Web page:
However, apart from responding to investors’ expectations, there are more reasons for companies to implement Environmental, Social and Governance factors to their strategy.

Why is it worth for companies to implement ESG?


C) Millennials

As an example, in the US there are currently 92 million Millennials and by 2025 they will represent 75% of the workforce. The purchasing power among this generation represents $2.75 trillion in spending power globally.[5]

Millennials represent different values and worldview in comparison to previous generations. They are seeking meaning and authenticity in companies they buy from or they work for. Recent studies showed that “more than 9 in 10 Millennials would switch brands to one associated with a cause,” and that Millennials are “prepared to make personal sacrifices to make an impact on issues they care about, whether that’s paying more for a product, sharing products rather than buying, or taking a pay cut to work for a responsible company.”[6]

 “87% [of Millennials] would be more loyal to a company that helps them contribute to social and environmental issues”. [7]

Companies need to quickly adapt to their biggest customer group and work on establishing a reputation for environmental stewardship and social responsibility. Millennials want to work for and buy from companies with a bigger purpose, actively interested in “making impact’ on the world. They also expect companies to be open and honest about their environmental impact and supply chain. Millenials want sustainability and ESG to be a top priority. If you want to attract Millennials as employers, investors or consumers you cannot just have a single focus on the bottom line, but really need to focus on the contribution to sustainability and ESG factors.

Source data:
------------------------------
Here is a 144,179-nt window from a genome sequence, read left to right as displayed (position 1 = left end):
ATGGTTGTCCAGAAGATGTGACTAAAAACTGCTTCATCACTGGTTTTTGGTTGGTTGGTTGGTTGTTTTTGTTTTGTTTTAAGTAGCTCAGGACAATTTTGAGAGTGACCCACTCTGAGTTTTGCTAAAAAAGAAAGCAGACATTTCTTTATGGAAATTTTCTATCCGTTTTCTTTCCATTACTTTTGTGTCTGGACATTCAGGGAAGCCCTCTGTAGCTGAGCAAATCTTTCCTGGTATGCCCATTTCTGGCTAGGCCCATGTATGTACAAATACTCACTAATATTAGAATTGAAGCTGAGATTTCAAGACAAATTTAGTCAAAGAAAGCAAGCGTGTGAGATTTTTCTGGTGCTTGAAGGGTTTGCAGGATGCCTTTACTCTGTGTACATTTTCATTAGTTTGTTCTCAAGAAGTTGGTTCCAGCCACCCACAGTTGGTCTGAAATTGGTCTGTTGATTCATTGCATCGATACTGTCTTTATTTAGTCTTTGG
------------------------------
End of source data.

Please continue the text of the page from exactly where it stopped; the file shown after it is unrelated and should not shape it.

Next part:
The ESG Landscape continues to expand rapidly as more companies adopt sustainability practices into their business. Trends continue to show that it is no longer a question ‘if’ it’s worthwhile managing ESG data but ‘how’ to do it? Traditional processes, such as reporting on sustainability through policy documents and qualitative findings without proper strategic targets are no longer enough.

Read our next article to learn how to manage your sustainability impact in order to benefit your business.

With Turnkey Group solutions, you can measure and report on your ESG impact more effectively, identify ESG risks in your company, supply chain or investment portfolio and make the most out of your sustainability credentials. Find out more here.

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[1] https://ecosphere.plus/blog/millennial-consumer-driving-force-corporate-sustainability/

[2] http://www.conecomm.com/news-blog/2016-cone-communications-millennial-employee-engagement-study-press-release

[3] https://www.forbes.com/sites/marissaperetz/2017/09/27/want-to-engage-millennials-try-corporate-social-responsibility/#273450706e4e

[4] Not Your Parent’s ESG. “Pensions & Investments, May 2017

[5] Sustainable Signals, Morgan Stanley, 2018: https://www.morganstanley.com/assets/pdfs/sustainable-signals-asset-owners-2018-survey.pdf

[6] ESG Insitutional Investor Survey: Performing for the Future. State Street Global Advisors, 2017

[7] https://www.unpri.org/pri/about-the-pri